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Ranks of Prayer by Thomas S. Buchanan
Ranks of Prayer
Pray without ceasing.
—1 Thessalonians 5:17
“Prayer is the primary work of the moral and religious life,”
wrote St. Theophan the Recluse (1815-1894). Theophan, once a bishop who retreated
into the Russian wilderness to live as a hermit, spent hours each day giving
spiritual advice in letters. This spiritual “Dear Abby” was particularly
known for his writings on prayer.
“The root of this life is a free and conscious relationship
with God, which then directs everything,” he continued. “It is
the practice of prayer that expresses this free and conscious attitude towards
God, just as the social contacts of daily life express our moral attitude
towards our neighbor, and our ascetic struggles and spiritual efforts express
our moral attitude towards ourselves. Our prayer reflects our attitude towards
God, and our attitude to God is reflected in prayer.”
Theophan argues that prayer is a barometer of our relationship with God.
It is the essence of our spiritual life. Communication with God, just like
communication with others, forms the foundation of our relationships.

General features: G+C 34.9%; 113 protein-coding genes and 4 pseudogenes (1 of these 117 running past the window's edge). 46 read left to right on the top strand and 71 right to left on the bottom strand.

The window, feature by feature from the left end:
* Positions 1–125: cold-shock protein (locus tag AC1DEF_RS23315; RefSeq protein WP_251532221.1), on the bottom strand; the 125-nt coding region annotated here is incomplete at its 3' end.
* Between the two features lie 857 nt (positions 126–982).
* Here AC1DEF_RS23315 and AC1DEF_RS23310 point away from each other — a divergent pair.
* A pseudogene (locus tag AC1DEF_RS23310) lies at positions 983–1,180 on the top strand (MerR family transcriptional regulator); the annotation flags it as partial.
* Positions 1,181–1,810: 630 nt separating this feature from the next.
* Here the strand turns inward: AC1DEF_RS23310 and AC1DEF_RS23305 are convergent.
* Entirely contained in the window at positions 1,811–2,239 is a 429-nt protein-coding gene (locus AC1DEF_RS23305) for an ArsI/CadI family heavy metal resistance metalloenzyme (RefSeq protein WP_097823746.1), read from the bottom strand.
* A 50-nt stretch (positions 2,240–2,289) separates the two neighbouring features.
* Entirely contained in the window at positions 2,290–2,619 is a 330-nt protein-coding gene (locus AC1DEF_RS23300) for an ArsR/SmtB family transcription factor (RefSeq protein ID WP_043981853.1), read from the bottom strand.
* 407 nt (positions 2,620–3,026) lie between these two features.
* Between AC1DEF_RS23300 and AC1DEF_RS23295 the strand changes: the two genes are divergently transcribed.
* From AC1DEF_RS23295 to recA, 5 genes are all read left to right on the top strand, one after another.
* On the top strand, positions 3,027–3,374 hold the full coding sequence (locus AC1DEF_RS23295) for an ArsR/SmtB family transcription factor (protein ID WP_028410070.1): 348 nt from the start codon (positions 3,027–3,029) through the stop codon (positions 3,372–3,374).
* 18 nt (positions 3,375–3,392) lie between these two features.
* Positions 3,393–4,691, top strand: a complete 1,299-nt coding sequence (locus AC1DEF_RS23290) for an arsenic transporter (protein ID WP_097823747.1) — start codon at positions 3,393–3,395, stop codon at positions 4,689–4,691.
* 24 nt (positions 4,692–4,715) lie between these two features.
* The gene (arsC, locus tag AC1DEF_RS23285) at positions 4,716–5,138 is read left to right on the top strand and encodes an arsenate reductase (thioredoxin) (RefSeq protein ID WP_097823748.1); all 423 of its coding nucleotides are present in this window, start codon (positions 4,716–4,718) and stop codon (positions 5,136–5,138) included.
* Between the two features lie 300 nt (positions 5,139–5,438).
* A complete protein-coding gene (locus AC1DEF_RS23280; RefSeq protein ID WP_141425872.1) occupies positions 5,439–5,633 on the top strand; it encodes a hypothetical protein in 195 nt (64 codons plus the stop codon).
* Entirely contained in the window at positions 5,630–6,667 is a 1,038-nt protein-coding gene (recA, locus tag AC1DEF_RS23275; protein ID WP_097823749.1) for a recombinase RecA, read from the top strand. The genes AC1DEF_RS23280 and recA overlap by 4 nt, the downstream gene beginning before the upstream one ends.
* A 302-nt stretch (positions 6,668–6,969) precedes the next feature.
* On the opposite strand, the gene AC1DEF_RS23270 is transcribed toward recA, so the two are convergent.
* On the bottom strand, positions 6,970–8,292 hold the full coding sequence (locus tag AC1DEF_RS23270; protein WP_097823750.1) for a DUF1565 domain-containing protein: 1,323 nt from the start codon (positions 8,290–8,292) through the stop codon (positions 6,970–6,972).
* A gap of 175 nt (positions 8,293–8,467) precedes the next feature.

“And since this attitude is not identical in different
people, so the kind of prayer is not identical either. He who is careless
of salvation has a different attitude to God from him who has abandoned sin
and is zealous for virtue, but has not yet entered within himself, and works
for the Lord only outwardly. Finally, he who has entered within and carries
the Lord in himself, standing before him, has yet another attitude. The first
man is negligent in prayer just as he is negligent in life; and he prays in
church and at home merely according to the established custom, without attention
or feeling. The second man reads many prayers and goes often to church, trying
at the same time to keep his attention from wandering and to experience feelings
in accordance with the prayers which are read, although he is very seldom
successful. The third man, wholly concentrated within, stands with his mind
before God, and prays to him in his heart without distraction, without long
verbal prayers, even when standing for a long time at prayer in his home or
The first of these three people is too preoccupied with himself to allow
his faith to take hold of his life. The second tries hard, probably appears
to be pious, but falls short. The third succeeds.
“Take away oral prayer from the second, and you will
take away all prayer from him; impose oral prayer on the third and you will
extinguish prayer in him by the wind of many words. For every rank of person,
and every degree of drawing near to God, has its own prayer and its own rules.”
Of what rank are our prayers?
“The root of this life is a free and conscious relationship with
God, which then directs everything.”
Quotes from The Art of Prayer—An Orthodox Anthology by
Igumen Chariton of Valamo, translated by E. Kadoubovsky & E. M. Palmer,
London: Faber & Faber, 1966, pp. 61-62.
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